Acknowledgments

We are thankful to members of 34th and 35th Japanese Antarctic Research Expedition for their kind support during respective research in Antarctica. This study was partly supported by the research fund of NIRS Brain Research Project.

REFERENCES

1.

S. N. Archer and J. N. Lythgoe . 1990. The visual pigment basis for cone polymorphism in the guppy, Poeciliaculata. Vision Res 30:225–233. Google Scholar

2.

C. Arrese, M. Archer, P. Runham, S. A. Dunlop, and L. D. Beazley . 2000. Visual system in a diurnal marsupial, the numbat (Myrmecobius fasciatus): retinal organization, visual acuity and visual fields. Brain Behav Evol 55:163–175. Google Scholar

3.

J. A. Avery, J. K. Bowmaker, M. B. A. Djamgoz, and J. E. G. Downing . 1983. Ultra-violet sensitive receptors in a freshwater fish. J Physiol 334:23–24. Google Scholar

4.

L. Beaudet, I. Novales-Flamarique, and C. W. Hawryshyn . 1997. Cone photoreceptor topography in the retina of sexually mature Pacific salmonid fishes. J Comp Neurol 383:49–59. Google Scholar

5.

J. K. Bowmaker and Y. W. Kunz . 1987. Ultraviolet receptors, tetrachromatic colour vision and retinal mosaics in the brown trout (Salmo trutta): age-dependent changes. Vision Res 27:2101–2108. Google Scholar

6.

J. K. Bowmaker, A. Thorpe, and R. H. Douglas . 1991. Ultraviolet-sensitive cones in the goldfish. Vision Res 31:349–352. Google Scholar

7.

H. I. Browman, W. C. Gordon, B. I. Evans, and W. J. O'Brien . 1990. Correlation between histological and behavioral measures of visual acuity in a zooplanktivorous fish, the white crappie (Pomoxis annularis). Brain Behav Evol 35:85–97. Google Scholar

8.

H. I. Browman, I. Novales-Flamarique, and C. W. Hawryshyn . 1994. Ultraviolet photoreception contributes to prey search behaviour in two species of zooplanktivorous fishes. J Exp Biol 186:187–198. Google Scholar

9.

S. P. Collin and J. D. Pettigrew . 1988a. Retinal ganglion cell topography in teleosts: a comparison between nissl-stained material and retrograde labelling from the optic nerve. J Comp Neurol 276:412–422. Google Scholar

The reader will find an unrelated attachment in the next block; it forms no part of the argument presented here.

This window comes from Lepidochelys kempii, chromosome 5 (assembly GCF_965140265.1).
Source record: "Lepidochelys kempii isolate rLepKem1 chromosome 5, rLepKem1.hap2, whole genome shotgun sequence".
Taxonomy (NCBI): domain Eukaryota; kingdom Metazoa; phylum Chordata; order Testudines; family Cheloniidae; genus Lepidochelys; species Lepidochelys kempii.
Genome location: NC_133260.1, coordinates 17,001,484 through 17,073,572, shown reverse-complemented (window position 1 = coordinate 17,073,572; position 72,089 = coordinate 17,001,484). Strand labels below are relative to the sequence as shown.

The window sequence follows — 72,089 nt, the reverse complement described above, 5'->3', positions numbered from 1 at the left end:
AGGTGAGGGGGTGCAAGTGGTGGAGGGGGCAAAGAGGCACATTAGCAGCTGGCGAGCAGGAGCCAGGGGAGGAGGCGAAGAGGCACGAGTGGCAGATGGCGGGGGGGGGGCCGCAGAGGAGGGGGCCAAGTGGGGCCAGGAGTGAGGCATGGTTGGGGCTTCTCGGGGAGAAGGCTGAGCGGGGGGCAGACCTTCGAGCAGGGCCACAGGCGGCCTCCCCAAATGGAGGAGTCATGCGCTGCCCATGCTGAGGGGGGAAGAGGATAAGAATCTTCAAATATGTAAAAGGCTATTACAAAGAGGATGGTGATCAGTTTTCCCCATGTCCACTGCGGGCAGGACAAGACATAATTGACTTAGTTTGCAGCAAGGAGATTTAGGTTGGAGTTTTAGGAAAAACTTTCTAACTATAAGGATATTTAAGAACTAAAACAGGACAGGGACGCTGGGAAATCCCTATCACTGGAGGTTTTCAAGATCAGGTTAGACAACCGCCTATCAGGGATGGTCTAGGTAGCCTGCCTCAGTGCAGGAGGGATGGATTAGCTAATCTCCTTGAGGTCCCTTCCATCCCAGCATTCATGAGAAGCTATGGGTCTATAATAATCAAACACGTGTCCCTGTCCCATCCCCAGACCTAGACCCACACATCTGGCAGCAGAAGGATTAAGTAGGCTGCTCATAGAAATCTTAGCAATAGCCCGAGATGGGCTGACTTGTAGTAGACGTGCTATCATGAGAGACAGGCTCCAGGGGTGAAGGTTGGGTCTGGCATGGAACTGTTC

10.

S. P. Collin and J. D. Pettigrew . 1988b. Retinal topography in reef teleosts. I. Some species with well-developed areae but poorly-developed streaks. Brain Behav Evol 31:269–282. Google Scholar

11.

S. P. Collin and J. D. Pettigrew . 1988c. Retinal topography in reef teleosts. II. Some species with prominent horizontal streaks and high-density areae. Brain Behav Evol 31:283–295. Google Scholar

12.

S. P. Collin and J. D. Pettigrew . 1989. Quantitative comparison of the limits on visual spatial resolution set by the ganglion cell layer in twelve species of reef teleosts. Brain Behav Evol 34:184–192. Google Scholar

13.

T. W. Cronin, N. J. Marshall, C. A. Quinn, and C. A. King . 1994. Ultraviolet photoreception in mantis shrimp. Vision Res 34:1443–1452. Google Scholar

14.

J. T. Eastman and A. L. DeVries . 1985. Adaptations for cryopelagic life in the Antarctic notothenioid fish Pagothenia borchgrevinki. Polar Biol 4:45–52. Google Scholar

15.

J. T. Eastman 1988. Ocular morphology in Antarctic notothenioid fishes. J Morphol 196:283–306. Google Scholar

16.

J. T. Eastman 1993. Antarctic Fish Biology, Evolution in a unique environment. Academic Press Inc. San Diego. Google Scholar

17.

E. Fanta, A. A. Meyer, S. R. Grötzner, and M. F. Luvizotto . 1994. Comparative study on feeding strategy and activity patterns of two Antarctic fish: Trematomus newnesi Boulenger, 1902 and Gobionotothen gibberifrons (Lönnberg, 1905) (Pisces, Nototheniidae) under different light conditions. Nankyoku Shiryô (Antarctic Record) 38:13–29. Google Scholar

18.

B. A. Foster, J. M. Cargill, and J. C. Montgomery . 1987. Planktivory in Pagothenia borchgrevinki (Pisces: Nototheniidae) in McMurdo Sound, Antarctica. Polar Biol 8:49–54. Google Scholar

19.

K. A. Fritsches and N. J. Marshall . 2002. Independent and conjugate eye movements during optokinesis in teleost fish. J Exp Biol 205:1241–1252. Google Scholar

20.

O. Gon and P. C. Heemstra . 1990. Fishes of the southern ocean. JLB Smith Institute of Ichthyology. Grahamstown. Google Scholar

21.

F. I. Hárosi and Y. Hashimoto . 1983. Ultraviolet visual pigment in a vertebrate: a tetrachromatic cone system in the dace. Science 222:1021–1023. Google Scholar

22.

C. W. Hawryshyn, M. G. Arnold, D. J. Chaisson, and P. C. Martin . 1989. The ontogeny of ultraviolet photosensitivity in rainbow trout (Salmo gairdneri). Visual Neurosci 2:247–254. Google Scholar

23.

C. W. Hawryshyn and F. I. Hárosi . 1991. Ultraviolet photoreception in carp: microspectrophotometry and behaviorally determined action spectra. Vision Res 31:567–576. Google Scholar

24.

O. Hisatomi, T. Satoh, L. K. Barthel, D. L. Stenkamp, P. A. Raymond, and F. Tokunaga . 1996. Molecular cloning and characterization of the putative ultraviolet-sensitive visual pigment of goldfish. Vision Res 36:933–939. Google Scholar

25.

O. Hisatomi, T. Satoh, and F. Tokunaga . 1997. The primary structure and distribution of killifish visual pigments. Vision Res 37:3089–3096. Google Scholar

26.

T. Hoshiai and A. Tanimura . 1981. Copepods in the stomach of a nototheniid fish, Trematomus borchgrevinki fry at Syowa Station, Antarctica. Mem Natl Inst Polar Res 34:44–48. Google Scholar